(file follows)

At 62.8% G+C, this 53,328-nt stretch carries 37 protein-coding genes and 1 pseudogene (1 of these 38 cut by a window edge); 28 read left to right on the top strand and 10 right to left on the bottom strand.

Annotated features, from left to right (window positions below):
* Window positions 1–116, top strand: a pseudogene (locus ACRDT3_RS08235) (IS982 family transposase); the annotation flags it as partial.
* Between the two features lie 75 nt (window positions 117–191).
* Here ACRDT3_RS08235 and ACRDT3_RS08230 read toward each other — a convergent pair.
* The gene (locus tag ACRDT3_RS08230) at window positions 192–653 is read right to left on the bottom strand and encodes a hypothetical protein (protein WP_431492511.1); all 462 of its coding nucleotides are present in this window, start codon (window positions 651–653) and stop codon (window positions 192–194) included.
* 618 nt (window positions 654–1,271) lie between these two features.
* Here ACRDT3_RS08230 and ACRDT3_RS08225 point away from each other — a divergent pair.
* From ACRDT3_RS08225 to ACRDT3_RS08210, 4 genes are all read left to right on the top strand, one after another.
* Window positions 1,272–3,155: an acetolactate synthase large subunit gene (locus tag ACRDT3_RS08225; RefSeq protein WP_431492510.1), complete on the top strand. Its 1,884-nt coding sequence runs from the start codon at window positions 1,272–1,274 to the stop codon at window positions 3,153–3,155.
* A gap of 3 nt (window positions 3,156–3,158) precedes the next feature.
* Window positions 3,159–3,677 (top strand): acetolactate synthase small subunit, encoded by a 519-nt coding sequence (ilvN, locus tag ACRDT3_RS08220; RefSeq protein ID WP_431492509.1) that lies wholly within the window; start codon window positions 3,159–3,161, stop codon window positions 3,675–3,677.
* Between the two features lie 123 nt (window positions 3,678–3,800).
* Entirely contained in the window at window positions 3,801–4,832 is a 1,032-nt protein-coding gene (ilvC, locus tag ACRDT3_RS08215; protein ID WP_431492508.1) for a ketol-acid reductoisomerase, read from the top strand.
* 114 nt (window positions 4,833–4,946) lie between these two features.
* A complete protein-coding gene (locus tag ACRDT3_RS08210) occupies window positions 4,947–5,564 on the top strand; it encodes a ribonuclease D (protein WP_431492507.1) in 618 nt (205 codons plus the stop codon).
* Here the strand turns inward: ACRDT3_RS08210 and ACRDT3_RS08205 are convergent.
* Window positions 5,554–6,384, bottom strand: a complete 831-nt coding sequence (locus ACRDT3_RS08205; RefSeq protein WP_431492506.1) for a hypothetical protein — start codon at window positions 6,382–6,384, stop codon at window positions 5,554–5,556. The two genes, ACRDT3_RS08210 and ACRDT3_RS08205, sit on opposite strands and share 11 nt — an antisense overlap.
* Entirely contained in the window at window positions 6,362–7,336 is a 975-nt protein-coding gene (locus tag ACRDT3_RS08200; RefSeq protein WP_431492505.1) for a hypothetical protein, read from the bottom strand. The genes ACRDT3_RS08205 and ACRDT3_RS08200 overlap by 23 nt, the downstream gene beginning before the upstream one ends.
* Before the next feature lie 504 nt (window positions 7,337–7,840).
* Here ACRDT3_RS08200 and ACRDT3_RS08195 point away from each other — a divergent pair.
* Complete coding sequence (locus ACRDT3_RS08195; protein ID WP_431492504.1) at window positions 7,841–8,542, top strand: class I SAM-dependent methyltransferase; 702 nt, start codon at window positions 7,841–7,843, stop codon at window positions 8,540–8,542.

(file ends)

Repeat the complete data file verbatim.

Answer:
At 62.8% G+C, this 53,328-nt stretch carries 37 protein-coding genes and 1 pseudogene (1 of these 38 cut by a window edge); 28 read left to right on the top strand and 10 right to left on the bottom strand.

Annotated features, from left to right (window positions below):
* Window positions 1–116, top strand: a pseudogene (locus ACRDT3_RS08235) (IS982 family transposase); the annotation flags it as partial.
* Between the two features lie 75 nt (window positions 117–191).
* Here ACRDT3_RS08235 and ACRDT3_RS08230 read toward each other — a convergent pair.
* The gene (locus tag ACRDT3_RS08230) at window positions 192–653 is read right to left on the bottom strand and encodes a hypothetical protein (protein WP_431492511.1); all 462 of its coding nucleotides are present in this window, start codon (window positions 651–653) and stop codon (window positions 192–194) included.
* 618 nt (window positions 654–1,271) lie between these two features.
* Here ACRDT3_RS08230 and ACRDT3_RS08225 point away from each other — a divergent pair.
* From ACRDT3_RS08225 to ACRDT3_RS08210, 4 genes are all read left to right on the top strand, one after another.
* Window positions 1,272–3,155: an acetolactate synthase large subunit gene (locus tag ACRDT3_RS08225; RefSeq protein WP_431492510.1), complete on the top strand. Its 1,884-nt coding sequence runs from the start codon at window positions 1,272–1,274 to the stop codon at window positions 3,153–3,155.
* A gap of 3 nt (window positions 3,156–3,158) precedes the next feature.
* Window positions 3,159–3,677 (top strand): acetolactate synthase small subunit, encoded by a 519-nt coding sequence (ilvN, locus tag ACRDT3_RS08220; RefSeq protein ID WP_431492509.1) that lies wholly within the window; start codon window positions 3,159–3,161, stop codon window positions 3,675–3,677.
* Between the two features lie 123 nt (window positions 3,678–3,800).
* Entirely contained in the window at window positions 3,801–4,832 is a 1,032-nt protein-coding gene (ilvC, locus tag ACRDT3_RS08215; protein ID WP_431492508.1) for a ketol-acid reductoisomerase, read from the top strand.
* 114 nt (window positions 4,833–4,946) lie between these two features.
* A complete protein-coding gene (locus tag ACRDT3_RS08210) occupies window positions 4,947–5,564 on the top strand; it encodes a ribonuclease D (protein WP_431492507.1) in 618 nt (205 codons plus the stop codon).
* Here the strand turns inward: ACRDT3_RS08210 and ACRDT3_RS08205 are convergent.
* Window positions 5,554–6,384, bottom strand: a complete 831-nt coding sequence (locus ACRDT3_RS08205; RefSeq protein WP_431492506.1) for a hypothetical protein — start codon at window positions 6,382–6,384, stop codon at window positions 5,554–5,556. The two genes, ACRDT3_RS08210 and ACRDT3_RS08205, sit on opposite strands and share 11 nt — an antisense overlap.
* Entirely contained in the window at window positions 6,362–7,336 is a 975-nt protein-coding gene (locus tag ACRDT3_RS08200; RefSeq protein WP_431492505.1) for a hypothetical protein, read from the bottom strand. The genes ACRDT3_RS08205 and ACRDT3_RS08200 overlap by 23 nt, the downstream gene beginning before the upstream one ends.
* Before the next feature lie 504 nt (window positions 7,337–7,840).
* Here ACRDT3_RS08200 and ACRDT3_RS08195 point away from each other — a divergent pair.
* Complete coding sequence (locus ACRDT3_RS08195; protein ID WP_431492504.1) at window positions 7,841–8,542, top strand: class I SAM-dependent methyltransferase; 702 nt, start codon at window positions 7,841–7,843, stop codon at window positions 8,540–8,542.